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Application of sewage sludge, lime and mud steel slag attributes and effects on the ground and chemical plant system in tillage

Grant number: 12/09604-3
Support type:Scholarships in Brazil - Scientific Initiation
Effective date (Start): August 01, 2012
Effective date (End): July 31, 2013
Field of knowledge:Agronomical Sciences - Agronomy - Soil Science
Principal researcher:Leonardo Theodoro Bull
Grantee:Gustavo Ferreira Brandão
Home Institution: Faculdade de Ciências Agronômicas (FCA). Universidade Estadual Paulista (UNESP). Campus de Botucatu. Botucatu , SP, Brazil

Abstract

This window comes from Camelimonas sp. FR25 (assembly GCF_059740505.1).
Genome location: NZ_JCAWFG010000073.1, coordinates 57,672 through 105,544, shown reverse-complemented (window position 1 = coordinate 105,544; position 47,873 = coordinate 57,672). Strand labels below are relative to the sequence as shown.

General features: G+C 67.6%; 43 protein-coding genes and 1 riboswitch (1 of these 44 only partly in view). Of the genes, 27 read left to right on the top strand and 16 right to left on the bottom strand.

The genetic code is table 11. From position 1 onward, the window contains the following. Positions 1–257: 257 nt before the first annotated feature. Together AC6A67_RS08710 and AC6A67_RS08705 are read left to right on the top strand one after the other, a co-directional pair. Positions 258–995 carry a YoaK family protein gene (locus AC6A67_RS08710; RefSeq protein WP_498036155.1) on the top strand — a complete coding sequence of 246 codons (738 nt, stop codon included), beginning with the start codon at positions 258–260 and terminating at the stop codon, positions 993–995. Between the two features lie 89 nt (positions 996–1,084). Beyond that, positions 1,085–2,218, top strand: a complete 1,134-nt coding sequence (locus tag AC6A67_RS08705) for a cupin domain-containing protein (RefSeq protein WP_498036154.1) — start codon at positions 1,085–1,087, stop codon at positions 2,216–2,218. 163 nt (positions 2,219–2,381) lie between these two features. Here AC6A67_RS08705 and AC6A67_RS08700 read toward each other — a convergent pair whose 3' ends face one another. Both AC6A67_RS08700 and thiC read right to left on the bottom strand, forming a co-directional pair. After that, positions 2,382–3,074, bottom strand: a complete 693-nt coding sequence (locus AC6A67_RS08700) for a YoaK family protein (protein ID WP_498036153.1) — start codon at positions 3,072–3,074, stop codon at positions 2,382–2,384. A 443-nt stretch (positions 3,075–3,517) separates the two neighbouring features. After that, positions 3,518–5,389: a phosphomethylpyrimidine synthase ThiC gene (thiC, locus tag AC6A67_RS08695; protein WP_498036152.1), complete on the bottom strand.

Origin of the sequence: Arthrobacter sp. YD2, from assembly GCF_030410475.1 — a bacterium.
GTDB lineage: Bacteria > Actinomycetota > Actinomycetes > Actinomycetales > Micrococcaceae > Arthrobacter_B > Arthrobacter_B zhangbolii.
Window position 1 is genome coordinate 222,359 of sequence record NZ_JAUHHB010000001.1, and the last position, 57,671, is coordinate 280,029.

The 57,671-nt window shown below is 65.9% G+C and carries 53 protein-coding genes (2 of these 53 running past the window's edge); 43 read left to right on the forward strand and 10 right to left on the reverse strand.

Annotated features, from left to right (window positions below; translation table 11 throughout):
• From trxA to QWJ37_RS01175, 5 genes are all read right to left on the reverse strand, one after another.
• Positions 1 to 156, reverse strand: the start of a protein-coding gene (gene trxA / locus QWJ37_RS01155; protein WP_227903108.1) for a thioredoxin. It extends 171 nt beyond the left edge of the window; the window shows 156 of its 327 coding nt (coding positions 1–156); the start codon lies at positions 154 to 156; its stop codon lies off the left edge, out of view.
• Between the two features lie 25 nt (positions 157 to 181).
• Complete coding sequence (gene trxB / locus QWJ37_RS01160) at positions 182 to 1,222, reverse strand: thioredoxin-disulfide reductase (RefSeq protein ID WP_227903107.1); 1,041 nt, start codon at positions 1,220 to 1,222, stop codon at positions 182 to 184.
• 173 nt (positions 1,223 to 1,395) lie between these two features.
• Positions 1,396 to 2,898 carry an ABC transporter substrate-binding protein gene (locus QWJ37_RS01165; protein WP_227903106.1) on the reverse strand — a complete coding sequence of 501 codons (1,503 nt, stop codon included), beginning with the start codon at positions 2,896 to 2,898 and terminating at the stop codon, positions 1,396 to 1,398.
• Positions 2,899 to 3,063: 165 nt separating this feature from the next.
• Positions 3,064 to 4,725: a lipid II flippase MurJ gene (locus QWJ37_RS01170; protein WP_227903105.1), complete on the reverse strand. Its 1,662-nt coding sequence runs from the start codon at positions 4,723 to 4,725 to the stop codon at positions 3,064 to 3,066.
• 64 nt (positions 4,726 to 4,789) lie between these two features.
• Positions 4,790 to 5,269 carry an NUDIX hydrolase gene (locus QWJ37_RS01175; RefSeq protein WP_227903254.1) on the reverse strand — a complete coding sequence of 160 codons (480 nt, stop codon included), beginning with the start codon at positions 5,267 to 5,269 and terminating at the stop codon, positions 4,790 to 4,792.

The use of no-tillage has become widespread in Brazil, ensuring more sustainable production. In this system, the maintenance of surface residues and does not cause soil disturbance, over the years, chemical changes, physical and biological characteristics that affect the dynamics of nutrients in the soil. The recycling of the waste in agricultural soils is one of the most rational use of these materials as a source of nutrients and improve soil characteristics if health and environmental criteria are met. Such waste may be of urban origins, such as sewage sludge and industrial origins, such as steelmaking slag or waste from pulp and paper industries. The application in no-tillage contributes to further increasing the organic matter content of soils, whose action complexing reduces the risk of contamination with metals from these materials. Aiming to combine the benefits of the system of soil management with tillage and application of sewage sludge and industrial waste into the soil under long-term experiment, the project aims to analyze the chemical changes in soil and plant oats after the application of sewage sludge, lime sludge and steel slag in Tillage System. This is work that has been conducted for ten years, and until now, there were five applications of such waste: 2002, 2005, 2007, 2009, and 2011. The experimental design is a randomized block design with four replications. The treatments consist of four residues, two sewage sludge (centrifuged and digester), and two industrial waste (steel slag and lime mud) at doses of 0, 2, 4, and 8 Mg ha-1. Fractionated through a characterization of the soil profile will be analyzed soil chemical characteristics, biomass production of oat, and leaf nutrient content.(AU)

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